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Every Tree for Itself

Standards: 4.2 Renewable and Nonrenewable Resources, 4.6 Ecosystems and Their Interactions, 4.7 Threatened, Endangered, and Extinct Species

Duration: 30 – 40 minutes

Setting: Outside – General, Forest

Vocabulary: adaptations, competition, habitat, nutrients, taproot, photosynthesis

Summary: Students will act as trees and try to pick up popsicle sticks representing water, sunlight, and nutrients in order to learn how trees grow.

Objectives: Students will gain a deeper understanding of the conditions that trees need in order to live, and of the adaptations trees have developed in order to meet these needs.

Materials: popsicle sticks of three or four different colors (blue, yellow, and green are best), paper plates


Animals, including humans, all have adapted to be able to move around, whether it is by walking, flying, crawling, or sliding. This allows them to search for food, water, and shelter, and change the place they live to some extent if one place is not giving them what they need. Trees and other plants, however, cannot usually move! The place where the seed falls is where they have to stay. If there is not enough water, sunlight, or nutrients, the seed will not be able to grow at all.

Trees (and most other plants) are special because, unlike animals, they make their own food. They make food from sunlight using a process called “photosynthesis.” In this process they change sunlight into energy.

As mentioned above, all trees need water, nutrients, and sunlight, but different kinds of trees need different amounts of each. For example, a tree growing in a desert-like environment needs less water than a tree in the rainforest. A tree growing on the floor of the rainforest needs less sunlight than a tree growing in an open field. This is because different kinds of trees have adapted to living in different environments. For example, white pine trees (evergreens) have needles, which are very very small point leaves. This type of leaf collects less sunlight. Therefore, a pine tree can grow in a shady area. An oak tree, on the other hand, has broad leaves, and can collect more sunlight, and so it is adapted to live in more open environments.

Trees have also adapted different root systems in order to get water and other nutrients from the soil. Trees in wet environments usually have roots that are very shallow and branch out to the sides, while trees in dry environments have “tap roots”—a very long root that reaches deep into the soil in search of water. Some trees even have both!

Even though they can’t move, trees also have to compete with each other for water, nutrients, and sunlight.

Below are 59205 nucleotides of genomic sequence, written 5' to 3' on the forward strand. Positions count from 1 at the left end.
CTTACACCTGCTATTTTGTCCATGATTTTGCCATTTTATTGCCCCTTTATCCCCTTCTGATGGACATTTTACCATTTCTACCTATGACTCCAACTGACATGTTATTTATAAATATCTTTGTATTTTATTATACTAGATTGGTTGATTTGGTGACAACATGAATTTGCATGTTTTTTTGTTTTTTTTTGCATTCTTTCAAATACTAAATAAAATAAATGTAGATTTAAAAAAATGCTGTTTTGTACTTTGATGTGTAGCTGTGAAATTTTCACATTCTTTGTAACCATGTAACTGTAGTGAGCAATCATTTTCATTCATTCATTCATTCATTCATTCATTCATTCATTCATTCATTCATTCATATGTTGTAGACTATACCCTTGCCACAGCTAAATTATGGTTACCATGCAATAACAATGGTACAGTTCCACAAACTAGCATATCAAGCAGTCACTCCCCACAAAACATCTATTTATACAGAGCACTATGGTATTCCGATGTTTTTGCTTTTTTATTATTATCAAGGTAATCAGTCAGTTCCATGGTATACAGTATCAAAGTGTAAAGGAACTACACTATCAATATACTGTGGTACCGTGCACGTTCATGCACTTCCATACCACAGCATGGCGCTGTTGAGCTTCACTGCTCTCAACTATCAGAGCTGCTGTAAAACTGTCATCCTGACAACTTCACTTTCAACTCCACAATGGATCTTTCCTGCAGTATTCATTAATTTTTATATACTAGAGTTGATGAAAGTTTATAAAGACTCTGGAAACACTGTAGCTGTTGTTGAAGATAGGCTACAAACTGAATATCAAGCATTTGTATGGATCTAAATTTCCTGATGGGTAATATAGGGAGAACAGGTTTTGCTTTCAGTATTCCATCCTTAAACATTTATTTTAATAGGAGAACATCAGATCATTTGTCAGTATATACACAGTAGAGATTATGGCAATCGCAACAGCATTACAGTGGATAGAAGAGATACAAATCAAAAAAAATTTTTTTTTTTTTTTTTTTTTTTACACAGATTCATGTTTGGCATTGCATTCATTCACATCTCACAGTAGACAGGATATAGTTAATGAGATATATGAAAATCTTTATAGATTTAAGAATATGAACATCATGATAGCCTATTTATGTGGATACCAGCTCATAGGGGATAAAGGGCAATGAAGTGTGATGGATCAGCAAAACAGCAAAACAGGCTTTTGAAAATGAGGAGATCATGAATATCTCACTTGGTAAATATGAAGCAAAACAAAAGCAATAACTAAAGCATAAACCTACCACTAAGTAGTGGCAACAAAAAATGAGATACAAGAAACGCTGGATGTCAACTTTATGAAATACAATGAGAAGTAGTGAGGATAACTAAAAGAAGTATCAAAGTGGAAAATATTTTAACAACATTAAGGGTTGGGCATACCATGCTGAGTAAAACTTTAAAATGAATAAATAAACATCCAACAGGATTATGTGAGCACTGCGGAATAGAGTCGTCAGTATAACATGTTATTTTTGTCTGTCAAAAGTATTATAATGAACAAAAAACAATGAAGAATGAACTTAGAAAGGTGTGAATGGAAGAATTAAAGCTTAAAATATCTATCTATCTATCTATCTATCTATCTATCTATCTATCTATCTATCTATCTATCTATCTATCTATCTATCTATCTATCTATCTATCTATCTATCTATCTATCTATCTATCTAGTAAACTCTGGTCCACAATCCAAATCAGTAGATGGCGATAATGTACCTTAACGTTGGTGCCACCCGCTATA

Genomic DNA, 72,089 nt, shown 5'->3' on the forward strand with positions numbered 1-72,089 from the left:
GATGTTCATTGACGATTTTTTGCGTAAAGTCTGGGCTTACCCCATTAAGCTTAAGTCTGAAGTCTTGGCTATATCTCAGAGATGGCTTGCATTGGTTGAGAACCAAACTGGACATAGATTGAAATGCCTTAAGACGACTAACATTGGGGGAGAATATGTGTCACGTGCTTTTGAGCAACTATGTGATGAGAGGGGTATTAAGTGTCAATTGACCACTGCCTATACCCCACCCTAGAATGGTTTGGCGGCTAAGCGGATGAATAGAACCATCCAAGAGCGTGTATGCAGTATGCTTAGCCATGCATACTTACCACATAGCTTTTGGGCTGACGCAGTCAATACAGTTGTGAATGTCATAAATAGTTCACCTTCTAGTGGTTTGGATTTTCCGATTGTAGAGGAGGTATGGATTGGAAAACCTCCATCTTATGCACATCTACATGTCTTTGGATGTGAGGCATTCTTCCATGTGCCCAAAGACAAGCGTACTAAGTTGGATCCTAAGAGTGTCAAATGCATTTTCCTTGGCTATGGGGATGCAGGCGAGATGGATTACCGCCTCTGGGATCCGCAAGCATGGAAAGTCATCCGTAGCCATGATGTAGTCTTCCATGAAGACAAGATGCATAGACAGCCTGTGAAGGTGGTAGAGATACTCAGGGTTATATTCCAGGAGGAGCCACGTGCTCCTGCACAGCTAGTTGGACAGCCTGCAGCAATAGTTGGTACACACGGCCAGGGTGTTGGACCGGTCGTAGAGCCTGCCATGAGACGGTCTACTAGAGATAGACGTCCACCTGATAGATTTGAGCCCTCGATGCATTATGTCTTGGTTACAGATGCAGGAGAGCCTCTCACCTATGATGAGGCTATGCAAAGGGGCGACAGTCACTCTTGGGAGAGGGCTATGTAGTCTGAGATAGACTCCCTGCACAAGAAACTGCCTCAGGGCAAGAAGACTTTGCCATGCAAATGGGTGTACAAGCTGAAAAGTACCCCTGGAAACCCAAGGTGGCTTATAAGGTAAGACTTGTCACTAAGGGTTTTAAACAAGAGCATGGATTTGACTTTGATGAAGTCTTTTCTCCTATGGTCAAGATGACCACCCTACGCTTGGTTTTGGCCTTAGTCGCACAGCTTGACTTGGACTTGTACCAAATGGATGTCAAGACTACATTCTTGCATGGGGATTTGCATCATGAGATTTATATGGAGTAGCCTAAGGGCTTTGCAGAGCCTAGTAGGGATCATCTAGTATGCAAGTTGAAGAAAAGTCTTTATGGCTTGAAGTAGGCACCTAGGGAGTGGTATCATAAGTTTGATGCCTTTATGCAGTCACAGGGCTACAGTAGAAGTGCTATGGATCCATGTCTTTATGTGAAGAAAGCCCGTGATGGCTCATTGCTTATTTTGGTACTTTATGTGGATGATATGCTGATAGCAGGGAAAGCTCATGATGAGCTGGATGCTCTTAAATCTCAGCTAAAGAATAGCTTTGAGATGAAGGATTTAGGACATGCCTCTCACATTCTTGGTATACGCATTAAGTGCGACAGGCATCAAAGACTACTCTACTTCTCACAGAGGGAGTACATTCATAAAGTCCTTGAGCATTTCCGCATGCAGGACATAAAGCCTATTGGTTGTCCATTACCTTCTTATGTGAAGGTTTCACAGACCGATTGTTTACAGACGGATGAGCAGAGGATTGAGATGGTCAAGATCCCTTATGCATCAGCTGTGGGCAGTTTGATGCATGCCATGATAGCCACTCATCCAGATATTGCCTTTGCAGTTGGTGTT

Warm Up:

Ask students to brainstorm some ways they could get the sunlight, water, and nutrients they need if they couldn’t move.


Have students “plant” themselves about three feet apart from each other while standing on a paper plate. The paper plate marks the spot where they have to stand, and at least one foot needs to be on the paper plate at all times and they are not allowed to move it.

Distribute the colored popsicle sticks on the floor evenly around the students. Yellow popsicles represent sunlight, blue represent water, and green represent nutrients like nitrogen, oxygen, and carbon dioxide. Give a signal to start the first round. Have students reach with their roots and branches (arms and legs) to gather their requirements. They need to try to get some of each in order to survive.  Allow students to gather the popsicle sticks for one 30 second round. Have students count each color requirement they gathered. Ask them how many they got, and if they are missing any particular requirement. What might happen to a tree if it was missing a requirement in real life? Is there such a thing as too much water, sunlight, or nutrients? Yes!

Have students stand on their paper plates again but this time in groups of three or five. Play again for another 30-second period. Compare the results of this round to the first. In most cases, students will notice that each tree gathered fewer requirements in the second round. Ask if any trees “died” because they couldn’t get a particular requirement. Ask students to fall down or look droopy if they couldn’t get them.

Try other rounds with different scenarios, like having students close together but only allowing half of the class to gather nutrients, using fewer blue popsicles to represent drought, or fewer yellow ones to represent lack of sunlight, etc.


Ask students to explain what requirements trees have for survival, and how they might vary with trees in different places. Ask if they can reach any conclusions about trees growing close together based on the one scenario. Ask students how foresters might use their knowledge of competition and tree adaptations to plant and care for a stand of trees.


Have students research different types of trees, their adaptations, and requirements.

Have students write to or visit a local tree nursery to learn how the trees are cared for.



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